Separate names with a comma.
Discussion in 'Too Hot for Swamp Gas' started by dadx4, Jun 18, 2014.
Oh nows you're offended. Play it up, play it up drama
We are a multi-cultural society. We are not supposed to be an anti-cultural society.
In all honesty, for marks on commercial goods (particularly apparel) the primary benefit is CBP importation bans, and Lanham Act counterfeiting treble damages (both of which are dependent on federal registration). Going out and suing every Tom, Dick and Harry who uses the mark in state court to recover their profits on the sale costs far more than you're likely to ever recover - but you pretty much have to do it anyways to avoid the argument that you've acquiesced in infringing uses or surrendered the right to exclusive use.
Without federal registration, the question becomes how long Snyder is willing to continue pouring money down that hole to try to enforce fairly weak common law rights. There's a reason people register their trademarks in the first place, and it isn't just because they felt like cutting PTO a check.
Isnt this why we don't allow the trademark of ethnic/racial slurs that may demean a particular culture?
Why doesn't the Federal Government do what they are supposed to do, like going after Trademark Infringement and Copy Write Laws with CHINA? Was this not the intent for the formation of this Government Agency?
Oh, nows you don't care. Play it down, drama.
It's humorous watching a bunch of non-lawyers try to argue the law with someone who is (obviously) an actual lawyer. Newsflash, your intuition about what the law should be has no bearing on what the law actually is. You might not think it's right that a trademark that has been in use for decades can be taken away, but the fact is it absolutely can be for any number of reasons, including racial disparagement. No amount of foot stomping is going to change that.
It's the job of lawyers and judges to argue and interpret the meaning of law. The general public has no role in the process. If you don't like the result, there is a legislature you can lobby to have it changed.
Yes. What TM has demeaned a particular culture? Indians? Braves? Seminoles? And, yes, you are right, we do not allow such- well, um, obviously you are wrong. The mark on topic in this thread was allowed- for 47 years, and then cancelled because of the wind direction, not because it was not allowable.
I am a cracker. Please cancel the mark for Cracker Barrel. I am offended and deserve compensation.
Well, actually, you are very wrong with your last paragraph. But, you have a great point about the distinction of intuition and the law. I wish more Americans understood it. As for arguing with lawyers, lawyers are not exactly the smartest people in the room in spite of what they tell you about themselves. There are some really smart lawyers. Most did not go to law school because they are smart, however. You can major in anything and go to law school. You can graduate law school and not know a thing about practicing law. Most lawyers have only 2 years of legal training in law school before they have clients. Most have had one class in the area of law in which they practice. Most are not resilient, are loners, and are cynical. Google lawyer personality. Know your lawyer better than he/she knows self.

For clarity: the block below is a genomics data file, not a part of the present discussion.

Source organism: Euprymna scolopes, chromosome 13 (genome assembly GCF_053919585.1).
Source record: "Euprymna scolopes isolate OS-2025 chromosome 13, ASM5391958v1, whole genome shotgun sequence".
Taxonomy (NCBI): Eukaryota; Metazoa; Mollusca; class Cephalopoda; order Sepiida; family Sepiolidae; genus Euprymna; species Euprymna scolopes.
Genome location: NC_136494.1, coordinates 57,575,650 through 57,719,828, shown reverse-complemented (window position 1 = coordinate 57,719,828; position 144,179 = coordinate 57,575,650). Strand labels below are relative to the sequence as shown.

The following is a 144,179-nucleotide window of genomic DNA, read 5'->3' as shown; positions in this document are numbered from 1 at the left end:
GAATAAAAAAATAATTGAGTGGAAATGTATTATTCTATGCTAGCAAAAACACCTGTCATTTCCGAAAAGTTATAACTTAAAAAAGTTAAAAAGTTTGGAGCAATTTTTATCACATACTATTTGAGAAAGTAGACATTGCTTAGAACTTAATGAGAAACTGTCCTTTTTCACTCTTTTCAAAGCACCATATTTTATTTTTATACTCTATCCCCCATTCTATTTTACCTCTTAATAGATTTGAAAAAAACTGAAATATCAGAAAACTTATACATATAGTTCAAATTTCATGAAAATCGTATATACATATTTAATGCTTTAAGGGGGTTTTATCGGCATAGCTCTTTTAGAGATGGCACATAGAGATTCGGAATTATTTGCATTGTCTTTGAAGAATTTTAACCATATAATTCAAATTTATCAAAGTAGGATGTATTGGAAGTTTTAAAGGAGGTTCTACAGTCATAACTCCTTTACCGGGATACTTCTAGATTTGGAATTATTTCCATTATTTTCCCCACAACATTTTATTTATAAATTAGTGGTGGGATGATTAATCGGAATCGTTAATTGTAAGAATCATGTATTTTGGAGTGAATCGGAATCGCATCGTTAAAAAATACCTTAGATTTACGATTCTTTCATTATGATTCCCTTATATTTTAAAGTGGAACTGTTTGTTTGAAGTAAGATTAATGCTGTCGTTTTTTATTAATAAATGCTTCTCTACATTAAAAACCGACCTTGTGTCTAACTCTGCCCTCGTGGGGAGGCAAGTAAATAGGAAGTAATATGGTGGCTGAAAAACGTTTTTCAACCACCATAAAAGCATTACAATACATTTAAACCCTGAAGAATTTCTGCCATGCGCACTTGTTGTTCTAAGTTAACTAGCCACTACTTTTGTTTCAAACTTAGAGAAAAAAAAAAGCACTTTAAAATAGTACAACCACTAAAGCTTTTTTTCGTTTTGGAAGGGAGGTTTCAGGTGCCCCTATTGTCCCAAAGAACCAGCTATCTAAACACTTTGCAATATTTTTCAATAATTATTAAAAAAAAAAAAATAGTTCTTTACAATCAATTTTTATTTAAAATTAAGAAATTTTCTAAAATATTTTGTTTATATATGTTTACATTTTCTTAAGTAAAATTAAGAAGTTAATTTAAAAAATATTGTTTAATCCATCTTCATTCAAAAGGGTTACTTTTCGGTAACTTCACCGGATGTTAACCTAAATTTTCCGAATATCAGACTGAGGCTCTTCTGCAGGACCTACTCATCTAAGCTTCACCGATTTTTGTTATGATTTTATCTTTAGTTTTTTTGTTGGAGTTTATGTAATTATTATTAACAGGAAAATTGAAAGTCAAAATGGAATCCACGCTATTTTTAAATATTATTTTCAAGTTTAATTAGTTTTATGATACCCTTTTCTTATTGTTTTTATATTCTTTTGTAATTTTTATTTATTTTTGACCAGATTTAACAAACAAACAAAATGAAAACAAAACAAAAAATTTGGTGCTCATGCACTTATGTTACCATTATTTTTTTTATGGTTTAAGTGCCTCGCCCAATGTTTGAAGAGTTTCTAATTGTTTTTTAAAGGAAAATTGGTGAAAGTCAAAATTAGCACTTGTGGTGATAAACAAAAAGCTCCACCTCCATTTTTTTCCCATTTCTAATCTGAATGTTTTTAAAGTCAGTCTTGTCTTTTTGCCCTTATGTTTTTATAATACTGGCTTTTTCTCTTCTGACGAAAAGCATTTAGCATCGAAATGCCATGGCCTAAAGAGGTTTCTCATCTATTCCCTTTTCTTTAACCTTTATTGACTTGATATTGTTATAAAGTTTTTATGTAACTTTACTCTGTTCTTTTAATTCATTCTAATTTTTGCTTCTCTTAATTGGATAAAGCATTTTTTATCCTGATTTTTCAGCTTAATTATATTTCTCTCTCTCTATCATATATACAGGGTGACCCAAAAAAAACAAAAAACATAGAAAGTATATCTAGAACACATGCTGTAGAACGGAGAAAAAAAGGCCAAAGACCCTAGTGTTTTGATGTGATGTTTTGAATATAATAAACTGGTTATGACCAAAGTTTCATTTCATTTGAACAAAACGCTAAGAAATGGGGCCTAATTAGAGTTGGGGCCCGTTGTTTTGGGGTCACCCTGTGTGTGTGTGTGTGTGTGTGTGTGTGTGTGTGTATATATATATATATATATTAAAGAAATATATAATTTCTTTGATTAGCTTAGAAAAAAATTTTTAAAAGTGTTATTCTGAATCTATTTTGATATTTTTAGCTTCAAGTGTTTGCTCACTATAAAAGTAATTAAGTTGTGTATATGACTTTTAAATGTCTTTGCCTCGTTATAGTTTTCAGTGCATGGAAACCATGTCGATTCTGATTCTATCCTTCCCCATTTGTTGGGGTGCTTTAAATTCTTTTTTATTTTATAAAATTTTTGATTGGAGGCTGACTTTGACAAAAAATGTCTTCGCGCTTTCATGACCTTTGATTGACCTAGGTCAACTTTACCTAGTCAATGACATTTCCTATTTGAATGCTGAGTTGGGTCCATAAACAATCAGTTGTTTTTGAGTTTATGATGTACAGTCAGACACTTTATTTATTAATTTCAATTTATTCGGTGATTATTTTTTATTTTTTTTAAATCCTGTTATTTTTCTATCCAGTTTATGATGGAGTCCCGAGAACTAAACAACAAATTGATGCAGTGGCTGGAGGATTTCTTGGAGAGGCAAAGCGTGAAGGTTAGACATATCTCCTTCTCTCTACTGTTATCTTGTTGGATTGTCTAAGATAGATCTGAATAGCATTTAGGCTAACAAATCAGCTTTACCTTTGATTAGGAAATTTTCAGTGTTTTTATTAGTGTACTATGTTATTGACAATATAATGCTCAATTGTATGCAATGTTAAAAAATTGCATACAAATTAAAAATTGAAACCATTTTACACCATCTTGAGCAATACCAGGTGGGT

And, the truly good smart lawyers have clients.
Why don't you sue then?
Because unlike the PC crowd and the sophisticated lawyers at an AMLAW BS 100 law firm, I realize how stupid that is.
I don't understand the point. One poster mentioned that there was once a trademark for N$#ger Babby Oranges. That was allowed once too. Is culture static or something?
So basically, you arent actually offended by the Cracker Barrel brand, and you also dont mind telling other people what they shouldnt find offensive, and calling them stupid if they do.
The fact that it isn't static proves that rights should be protected regardless of changing culture. The Pandora's box of defining rights based on cultural norms is one you do not want to open.
Well, if you will actually read what I wrote, you will see that you are a twister of words to suit yourself. The English language construct dictates that "Stupid" describes your proposed action of suing Cracker Barrel over being offended, more specifically, the actions of others suing to have an NFL team lose its rights to a name. "Stupid" does not describe the state of being offended in my sentence, persons who are offended, and makes no commentary on the state of being offended or whether something is offensive. Your tactic of changing your opponent's words to argue a mythical point is not going to hold water for the astute reader.
So who defines these rights? Oh wait, rights are defined by people and their culture. So what you are suggesting is both absurd and impossible.
Ok, sorry. Only the people who are offended but choose to file suit over it are being stupid.
Alas, this is true, except your last sentence. You see, in America, we formulated certain protections for rights that are to withstand the whims of time. If our Founding Fathers (sorry if that offends you, but too bad) believed that it would be absurd and impossible to do so, we would still be a part of Great Britain.
Suing over being offended is stupid, period. The civil justice system needs to be preserved. Suing over damages and suing over inhibited rights is legitimate, not over being offended.